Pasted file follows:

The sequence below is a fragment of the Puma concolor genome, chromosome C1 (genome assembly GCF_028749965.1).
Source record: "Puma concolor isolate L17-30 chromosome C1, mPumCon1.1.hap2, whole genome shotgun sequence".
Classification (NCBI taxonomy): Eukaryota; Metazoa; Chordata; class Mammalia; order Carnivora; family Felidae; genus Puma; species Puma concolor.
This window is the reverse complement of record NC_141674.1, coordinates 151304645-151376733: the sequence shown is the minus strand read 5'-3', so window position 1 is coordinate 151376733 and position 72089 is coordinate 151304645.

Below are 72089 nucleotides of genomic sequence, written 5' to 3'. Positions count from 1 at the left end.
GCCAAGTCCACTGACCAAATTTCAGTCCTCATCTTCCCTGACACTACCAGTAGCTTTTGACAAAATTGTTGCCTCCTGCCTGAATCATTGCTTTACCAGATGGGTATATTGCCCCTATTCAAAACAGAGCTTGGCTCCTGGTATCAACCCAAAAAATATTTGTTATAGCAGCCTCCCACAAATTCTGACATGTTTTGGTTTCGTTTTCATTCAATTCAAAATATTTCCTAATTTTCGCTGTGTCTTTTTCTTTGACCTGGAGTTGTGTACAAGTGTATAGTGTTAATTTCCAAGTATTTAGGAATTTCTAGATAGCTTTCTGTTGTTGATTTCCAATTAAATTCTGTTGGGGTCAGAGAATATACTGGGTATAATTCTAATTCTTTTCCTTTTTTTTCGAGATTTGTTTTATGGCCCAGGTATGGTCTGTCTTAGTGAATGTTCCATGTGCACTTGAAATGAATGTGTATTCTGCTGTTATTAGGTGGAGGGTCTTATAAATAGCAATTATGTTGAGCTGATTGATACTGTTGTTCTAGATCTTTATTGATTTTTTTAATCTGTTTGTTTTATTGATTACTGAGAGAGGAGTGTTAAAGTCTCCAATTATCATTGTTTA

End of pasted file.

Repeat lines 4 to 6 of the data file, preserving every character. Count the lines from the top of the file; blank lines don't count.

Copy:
This window is the reverse complement of record NC_141674.1, coordinates 151304645-151376733: the sequence shown is the minus strand read 5'-3', so window position 1 is coordinate 151376733 and position 72089 is coordinate 151304645.

Below are 72089 nucleotides of genomic sequence, written 5' to 3'. Positions count from 1 at the left end.
GCCAAGTCCACTGACCAAATTTCAGTCCTCATCTTCCCTGACACTACCAGTAGCTTTTGACAAAATTGTTGCCTCCTGCCTGAATCATTGCTTTACCAGATGGGTATATTGCCCCTATTCAAAACAGAGCTTGGCTCCTGGTATCAACCCAAAAAATATTTGTTATAGCAGCCTCCCACAAATTCTGACATGTTTTGGTTTCGTTTTCATTCAATTCAAAATATTTCCTAATTTTCGCTGTGTCTTTTTCTTTGACCTGGAGTTGTGTACAAGTGTATAGTGTTAATTTCCAAGTATTTAGGAATTTCTAGATAGCTTTCTGTTGTTGATTTCCAATTAAATTCTGTTGGGGTCAGAGAATATACTGGGTATAATTCTAATTCTTTTCCTTTTTTTTCGAGATTTGTTTTATGGCCCAGGTATGGTCTGTCTTAGTGAATGTTCCATGTGCACTTGAAATGAATGTGTATTCTGCTGTTATTAGGTGGAGGGTCTTATAAATAGCAATTATGTTGAGCTGATTGATACTGTTGTTCTAGATCTTTATTGATTTTTTTAATCTGTTTGTTTTATTGATTACTGAGAGAGGAGTGTTAAAGTCTCCAATTATCATTGTTTA